The transcription factor encoded by the p53 tumor-suppressor gene is activated by numerous cellular stresses, which generally result in DNA damage (13). Activated p53 regulates a large array of genes, which mediate tumor-suppressive effects, such as inhibition of cell-cycle progression and induction of apoptosis. Recently, p53 activation was shown to induce mesenchymal–epithelial transition (MET), which presumably contributes to tumor suppression by inhibiting metastases formation, by inducing microRNAs (miRNA), such as miR-34a and miR-34b/c, which also target EMT-TFs (summarized in ref. 14). miRNAs represent small, noncoding RNAs of 18 to 25 nucleotides, which regulate gene expression mainly by binding to the 3′-untranslated region (3′-UTR) of target mRNAs, resulting in mRNA degradation or translational repression (14–16). For example, miR-34 targets SNAIL and thereby mediates MET (17).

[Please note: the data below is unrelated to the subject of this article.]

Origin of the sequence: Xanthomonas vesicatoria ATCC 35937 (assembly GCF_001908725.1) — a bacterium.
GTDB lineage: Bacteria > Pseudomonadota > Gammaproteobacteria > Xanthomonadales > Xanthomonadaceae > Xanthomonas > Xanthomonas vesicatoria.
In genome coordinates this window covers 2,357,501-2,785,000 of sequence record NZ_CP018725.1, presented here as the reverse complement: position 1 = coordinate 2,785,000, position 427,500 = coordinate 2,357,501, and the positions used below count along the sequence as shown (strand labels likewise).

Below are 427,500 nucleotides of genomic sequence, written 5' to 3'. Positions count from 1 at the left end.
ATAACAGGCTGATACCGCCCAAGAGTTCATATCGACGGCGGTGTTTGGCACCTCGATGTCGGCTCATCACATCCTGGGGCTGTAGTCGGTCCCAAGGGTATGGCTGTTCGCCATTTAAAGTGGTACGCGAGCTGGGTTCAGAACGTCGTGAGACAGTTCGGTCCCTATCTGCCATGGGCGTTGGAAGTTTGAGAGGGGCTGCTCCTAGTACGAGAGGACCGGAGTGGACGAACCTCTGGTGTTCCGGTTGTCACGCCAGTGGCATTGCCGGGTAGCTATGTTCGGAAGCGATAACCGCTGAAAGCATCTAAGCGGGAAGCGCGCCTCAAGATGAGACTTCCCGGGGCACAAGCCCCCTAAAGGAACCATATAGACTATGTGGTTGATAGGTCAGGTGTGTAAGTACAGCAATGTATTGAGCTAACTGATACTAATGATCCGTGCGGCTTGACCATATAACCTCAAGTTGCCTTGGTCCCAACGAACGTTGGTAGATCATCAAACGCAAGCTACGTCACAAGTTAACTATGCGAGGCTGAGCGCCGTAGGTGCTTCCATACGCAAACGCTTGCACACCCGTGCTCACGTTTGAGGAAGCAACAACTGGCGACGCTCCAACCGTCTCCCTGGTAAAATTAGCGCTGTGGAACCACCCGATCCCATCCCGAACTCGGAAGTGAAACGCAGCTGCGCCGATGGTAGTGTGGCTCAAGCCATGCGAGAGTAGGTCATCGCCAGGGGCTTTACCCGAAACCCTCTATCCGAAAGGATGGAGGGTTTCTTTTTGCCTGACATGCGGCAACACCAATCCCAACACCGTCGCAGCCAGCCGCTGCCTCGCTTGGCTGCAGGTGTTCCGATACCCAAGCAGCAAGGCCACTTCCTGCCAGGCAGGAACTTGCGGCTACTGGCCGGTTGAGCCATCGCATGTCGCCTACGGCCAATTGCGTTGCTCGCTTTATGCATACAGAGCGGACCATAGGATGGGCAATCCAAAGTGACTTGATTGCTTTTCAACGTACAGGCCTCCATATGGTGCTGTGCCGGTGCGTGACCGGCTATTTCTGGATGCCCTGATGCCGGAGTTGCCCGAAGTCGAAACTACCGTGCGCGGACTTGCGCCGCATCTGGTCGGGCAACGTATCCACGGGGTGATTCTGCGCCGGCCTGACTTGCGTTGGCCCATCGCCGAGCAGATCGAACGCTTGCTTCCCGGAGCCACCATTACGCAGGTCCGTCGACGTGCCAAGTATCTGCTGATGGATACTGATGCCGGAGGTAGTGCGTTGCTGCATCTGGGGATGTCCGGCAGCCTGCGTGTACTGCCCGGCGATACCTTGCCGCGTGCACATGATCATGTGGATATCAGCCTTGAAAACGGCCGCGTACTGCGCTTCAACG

Here, we show that p53 represses the expression of AP4 by inducing miR-15a/16-1, which are encoded by the DLEU2 gene. Expression of miR-15a/16-1 itself was sufficient to cause MET in a manner that was dependent on the downregulation of AP4. Accordingly, ectopic expression of miR-15a/16-1 decreased metastases formation of colorectal cancer cells. Furthermore, AP4 directly inhibited miR-15a/16-1 expression, implying the existence of a double-negative feedback loop between AP4 and miR-15a/16-1. In primary colorectal cancer, the expression of miR-15a and DLEU2 was inversely correlated with AP4 protein expression. In tumors, inactivation of p53 and/or DLEU2 may therefore, enhance the expression of AP4 and thereby contribute to EMT and the formation of metastases.
Materials and Methods
Cell lines/culture and reagents